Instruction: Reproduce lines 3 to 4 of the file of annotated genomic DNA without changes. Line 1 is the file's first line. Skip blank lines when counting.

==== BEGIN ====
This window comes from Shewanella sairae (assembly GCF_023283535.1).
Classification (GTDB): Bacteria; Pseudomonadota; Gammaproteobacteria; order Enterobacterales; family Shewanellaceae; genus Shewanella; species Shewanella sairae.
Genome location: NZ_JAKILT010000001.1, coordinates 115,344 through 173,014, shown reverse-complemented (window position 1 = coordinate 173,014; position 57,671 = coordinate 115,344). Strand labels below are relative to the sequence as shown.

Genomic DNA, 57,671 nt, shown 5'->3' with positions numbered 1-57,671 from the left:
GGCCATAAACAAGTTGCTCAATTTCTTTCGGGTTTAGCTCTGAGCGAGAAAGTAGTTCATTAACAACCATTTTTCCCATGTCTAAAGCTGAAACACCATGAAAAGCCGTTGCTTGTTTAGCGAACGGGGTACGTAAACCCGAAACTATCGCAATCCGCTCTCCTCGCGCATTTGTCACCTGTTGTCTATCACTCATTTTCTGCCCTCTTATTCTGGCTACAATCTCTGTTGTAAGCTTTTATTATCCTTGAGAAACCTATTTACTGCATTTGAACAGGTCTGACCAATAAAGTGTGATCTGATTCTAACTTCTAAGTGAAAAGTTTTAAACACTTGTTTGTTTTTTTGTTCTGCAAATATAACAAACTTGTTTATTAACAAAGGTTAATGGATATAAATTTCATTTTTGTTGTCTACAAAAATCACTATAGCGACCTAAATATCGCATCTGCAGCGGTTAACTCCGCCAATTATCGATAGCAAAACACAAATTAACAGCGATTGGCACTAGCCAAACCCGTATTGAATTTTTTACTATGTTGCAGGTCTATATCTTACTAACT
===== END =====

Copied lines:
Genome location: NZ_JAKILT010000001.1, coordinates 115,344 through 173,014, shown reverse-complemented (window position 1 = coordinate 173,014; position 57,671 = coordinate 115,344). Strand labels below are relative to the sequence as shown.

Genomic DNA, 57,671 nt, shown 5'->3' with positions numbered 1-57,671 from the left: